His son died around the same time. Soon, his wife, Julie, was diagnosed with cancer.

Julie didn’t want him to drink. He couldn’t smoke pot because he needed to keep a job. He said he was emotionally drained from the days of caring for his wife.

He took her pain medicine instead.

“All I wanted was a freakin’ drink,” Mies said. “One day I took it and it made me feel good.

“She was so disgusted with me when I was taking those pain pills,” Mies said of Julie. “She was the one dying, but she wasn’t the only one dying, I was dying right next to her.”

On March 27, 2012, Julie died of cancer. With her pills gone, Mies said he began drinking again, getting to the point that one of his sons found him face down in Mies’ home.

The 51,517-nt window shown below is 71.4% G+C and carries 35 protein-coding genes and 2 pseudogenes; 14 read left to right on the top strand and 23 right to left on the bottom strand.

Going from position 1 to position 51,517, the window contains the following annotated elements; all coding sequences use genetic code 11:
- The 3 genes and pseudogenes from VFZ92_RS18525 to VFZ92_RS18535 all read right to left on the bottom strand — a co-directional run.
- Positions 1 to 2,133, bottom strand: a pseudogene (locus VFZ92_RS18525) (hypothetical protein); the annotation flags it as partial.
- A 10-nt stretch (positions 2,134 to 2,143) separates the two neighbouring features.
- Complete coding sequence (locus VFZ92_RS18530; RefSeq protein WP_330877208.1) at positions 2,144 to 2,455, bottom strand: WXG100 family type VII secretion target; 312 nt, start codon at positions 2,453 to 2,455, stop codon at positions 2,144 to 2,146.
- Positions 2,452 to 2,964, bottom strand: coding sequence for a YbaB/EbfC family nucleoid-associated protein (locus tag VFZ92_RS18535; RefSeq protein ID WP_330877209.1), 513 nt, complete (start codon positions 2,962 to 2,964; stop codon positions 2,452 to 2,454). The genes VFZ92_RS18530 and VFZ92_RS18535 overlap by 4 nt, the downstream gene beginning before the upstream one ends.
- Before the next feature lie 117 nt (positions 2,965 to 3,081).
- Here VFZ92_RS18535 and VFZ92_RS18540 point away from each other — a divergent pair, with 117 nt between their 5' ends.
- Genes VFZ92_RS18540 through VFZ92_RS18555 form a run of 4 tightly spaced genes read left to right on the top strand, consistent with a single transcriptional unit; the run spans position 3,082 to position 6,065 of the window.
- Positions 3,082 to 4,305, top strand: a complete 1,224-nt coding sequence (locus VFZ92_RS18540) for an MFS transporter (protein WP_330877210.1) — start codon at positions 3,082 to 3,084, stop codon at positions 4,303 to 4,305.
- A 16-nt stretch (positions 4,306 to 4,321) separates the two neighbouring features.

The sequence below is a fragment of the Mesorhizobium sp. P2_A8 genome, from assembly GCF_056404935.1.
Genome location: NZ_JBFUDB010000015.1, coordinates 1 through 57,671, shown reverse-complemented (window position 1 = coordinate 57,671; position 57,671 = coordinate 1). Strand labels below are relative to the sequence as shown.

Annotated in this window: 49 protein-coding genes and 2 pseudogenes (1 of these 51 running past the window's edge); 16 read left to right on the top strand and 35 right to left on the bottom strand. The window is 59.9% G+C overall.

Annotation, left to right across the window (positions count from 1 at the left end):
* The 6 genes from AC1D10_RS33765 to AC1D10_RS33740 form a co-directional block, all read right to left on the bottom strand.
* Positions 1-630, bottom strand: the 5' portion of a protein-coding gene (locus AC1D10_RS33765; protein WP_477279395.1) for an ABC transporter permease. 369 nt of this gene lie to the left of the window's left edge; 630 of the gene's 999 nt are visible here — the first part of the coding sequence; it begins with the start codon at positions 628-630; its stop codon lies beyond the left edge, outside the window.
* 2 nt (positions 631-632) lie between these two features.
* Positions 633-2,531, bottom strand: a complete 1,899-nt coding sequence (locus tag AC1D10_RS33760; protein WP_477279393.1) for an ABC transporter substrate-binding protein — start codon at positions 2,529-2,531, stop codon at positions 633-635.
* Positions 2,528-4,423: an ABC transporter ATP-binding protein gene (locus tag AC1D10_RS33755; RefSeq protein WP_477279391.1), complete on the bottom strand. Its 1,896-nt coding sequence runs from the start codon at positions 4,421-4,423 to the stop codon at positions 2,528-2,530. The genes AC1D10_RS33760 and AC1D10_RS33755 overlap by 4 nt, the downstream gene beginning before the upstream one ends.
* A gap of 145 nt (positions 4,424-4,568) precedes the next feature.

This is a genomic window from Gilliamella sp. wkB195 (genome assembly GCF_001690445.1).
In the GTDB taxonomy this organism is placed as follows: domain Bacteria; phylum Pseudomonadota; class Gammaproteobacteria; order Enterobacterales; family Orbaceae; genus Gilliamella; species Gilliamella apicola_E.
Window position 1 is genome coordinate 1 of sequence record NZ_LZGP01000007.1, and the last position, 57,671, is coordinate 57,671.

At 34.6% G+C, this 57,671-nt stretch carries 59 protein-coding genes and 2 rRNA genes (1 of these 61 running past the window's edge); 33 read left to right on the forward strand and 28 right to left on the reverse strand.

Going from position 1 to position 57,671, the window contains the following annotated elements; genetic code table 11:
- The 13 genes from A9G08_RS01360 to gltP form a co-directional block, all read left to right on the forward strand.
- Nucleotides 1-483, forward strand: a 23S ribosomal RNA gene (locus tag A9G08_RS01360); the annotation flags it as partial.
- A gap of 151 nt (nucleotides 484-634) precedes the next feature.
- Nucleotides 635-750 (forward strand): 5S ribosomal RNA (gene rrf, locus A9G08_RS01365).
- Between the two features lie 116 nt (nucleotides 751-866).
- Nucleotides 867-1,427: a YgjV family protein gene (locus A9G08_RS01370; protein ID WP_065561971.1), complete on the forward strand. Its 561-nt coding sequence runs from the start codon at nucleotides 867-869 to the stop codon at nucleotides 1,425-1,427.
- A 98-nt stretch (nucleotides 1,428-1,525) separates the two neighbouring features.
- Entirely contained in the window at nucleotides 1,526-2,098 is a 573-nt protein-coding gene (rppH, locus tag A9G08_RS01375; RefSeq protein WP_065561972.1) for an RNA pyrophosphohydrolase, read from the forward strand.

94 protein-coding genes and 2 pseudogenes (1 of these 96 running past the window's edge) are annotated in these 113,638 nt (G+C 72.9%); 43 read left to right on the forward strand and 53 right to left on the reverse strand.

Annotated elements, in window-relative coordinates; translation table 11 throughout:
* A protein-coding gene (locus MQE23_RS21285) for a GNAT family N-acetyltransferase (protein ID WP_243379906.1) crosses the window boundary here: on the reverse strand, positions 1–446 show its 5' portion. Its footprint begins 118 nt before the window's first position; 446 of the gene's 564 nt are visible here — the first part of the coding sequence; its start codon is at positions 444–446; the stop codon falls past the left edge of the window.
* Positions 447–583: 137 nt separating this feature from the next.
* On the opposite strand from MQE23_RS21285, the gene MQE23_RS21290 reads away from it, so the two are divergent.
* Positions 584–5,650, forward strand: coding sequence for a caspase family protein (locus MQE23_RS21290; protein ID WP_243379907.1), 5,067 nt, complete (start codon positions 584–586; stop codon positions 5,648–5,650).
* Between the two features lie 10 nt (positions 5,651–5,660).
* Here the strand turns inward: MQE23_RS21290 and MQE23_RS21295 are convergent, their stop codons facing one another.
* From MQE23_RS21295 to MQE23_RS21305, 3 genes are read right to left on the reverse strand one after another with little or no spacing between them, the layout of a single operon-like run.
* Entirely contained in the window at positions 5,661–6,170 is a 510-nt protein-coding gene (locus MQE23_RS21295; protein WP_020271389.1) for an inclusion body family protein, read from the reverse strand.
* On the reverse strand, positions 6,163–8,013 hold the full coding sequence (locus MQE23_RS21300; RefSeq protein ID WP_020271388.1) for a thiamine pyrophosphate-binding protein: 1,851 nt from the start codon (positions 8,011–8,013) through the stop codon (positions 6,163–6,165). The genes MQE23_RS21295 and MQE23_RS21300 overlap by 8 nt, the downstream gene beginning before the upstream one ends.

He told his son he would get help.

On Nov. 2, 2012, he took his last drink and entered rehab at Valley Hope in Norton.

It hasn’t been easy, he said. He talked about his own strained relationships from it all.

But he gets up every morning, going to Alcoholics Anonymous at 6:30 a.m.

“The first time I went, I hated myself and I hated what I did,” Mies said. “But after you go in there you realize there are so many people just like you.

“The only way to get over my addictions was to allow God in my life,” Mies said. “I had shut him out all these years.”

Mies is working to rebuild his own life. He sold off most of his land, except for a dairy barn on a small parcel. He lived in his Jeep there for four months two falls ago, after being evicted from his apartment.

His son’s addiction, along with Mies’ own demons, has moved him to go back to college. At 66, he is working to become a licensed addiction counselor.

It’s where he can help, he said. The Garden Plain cemetery has a handful of others Alex’s age that also battled opioid and alcohol addiction. His AA group has a couple of people who will never return.

“We can’t keep it in,” Mies said. “We can’t keep it silent.”

Amy Bickel can be reached at 620-860-9433 or [email protected].